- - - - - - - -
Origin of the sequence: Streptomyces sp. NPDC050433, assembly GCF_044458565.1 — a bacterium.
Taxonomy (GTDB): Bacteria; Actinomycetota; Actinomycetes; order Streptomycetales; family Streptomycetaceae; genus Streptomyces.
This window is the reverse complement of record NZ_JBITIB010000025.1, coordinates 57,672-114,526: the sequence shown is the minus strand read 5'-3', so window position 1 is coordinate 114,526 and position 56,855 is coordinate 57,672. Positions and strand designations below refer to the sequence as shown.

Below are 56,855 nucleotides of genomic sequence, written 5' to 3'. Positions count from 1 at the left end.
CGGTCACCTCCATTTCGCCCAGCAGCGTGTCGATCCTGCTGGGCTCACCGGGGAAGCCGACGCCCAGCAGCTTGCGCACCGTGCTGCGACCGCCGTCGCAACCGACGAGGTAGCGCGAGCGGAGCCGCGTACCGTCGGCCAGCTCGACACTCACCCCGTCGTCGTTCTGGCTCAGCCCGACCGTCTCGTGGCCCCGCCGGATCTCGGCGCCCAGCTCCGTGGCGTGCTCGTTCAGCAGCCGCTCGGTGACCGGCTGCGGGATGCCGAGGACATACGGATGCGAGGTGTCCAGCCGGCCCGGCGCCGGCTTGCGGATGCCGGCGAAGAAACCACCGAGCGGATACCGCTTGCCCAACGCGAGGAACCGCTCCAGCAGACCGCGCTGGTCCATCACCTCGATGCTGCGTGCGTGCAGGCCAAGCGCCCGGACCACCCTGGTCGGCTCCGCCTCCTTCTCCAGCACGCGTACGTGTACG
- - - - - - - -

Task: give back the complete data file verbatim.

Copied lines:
Origin of the sequence: Streptomyces sp. NPDC050433, assembly GCF_044458565.1 — a bacterium.
Taxonomy (GTDB): Bacteria; Actinomycetota; Actinomycetes; order Streptomycetales; family Streptomycetaceae; genus Streptomyces.
This window is the reverse complement of record NZ_JBITIB010000025.1, coordinates 57,672-114,526: the sequence shown is the minus strand read 5'-3', so window position 1 is coordinate 114,526 and position 56,855 is coordinate 57,672. Positions and strand designations below refer to the sequence as shown.

Below are 56,855 nucleotides of genomic sequence, written 5' to 3'. Positions count from 1 at the left end.
CGGTCACCTCCATTTCGCCCAGCAGCGTGTCGATCCTGCTGGGCTCACCGGGGAAGCCGACGCCCAGCAGCTTGCGCACCGTGCTGCGACCGCCGTCGCAACCGACGAGGTAGCGCGAGCGGAGCCGCGTACCGTCGGCCAGCTCGACACTCACCCCGTCGTCGTTCTGGCTCAGCCCGACCGTCTCGTGGCCCCGCCGGATCTCGGCGCCCAGCTCCGTGGCGTGCTCGTTCAGCAGCCGCTCGGTGACCGGCTGCGGGATGCCGAGGACATACGGATGCGAGGTGTCCAGCCGGCCCGGCGCCGGCTTGCGGATGCCGGCGAAGAAACCACCGAGCGGATACCGCTTGCCCAACGCGAGGAACCGCTCCAGCAGACCGCGCTGGTCCATCACCTCGATGCTGCGTGCGTGCAGGCCAAGCGCCCGGACCACCCTGGTCGGCTCCGCCTCCTTCTCCAGCACGCGTACGTGTACG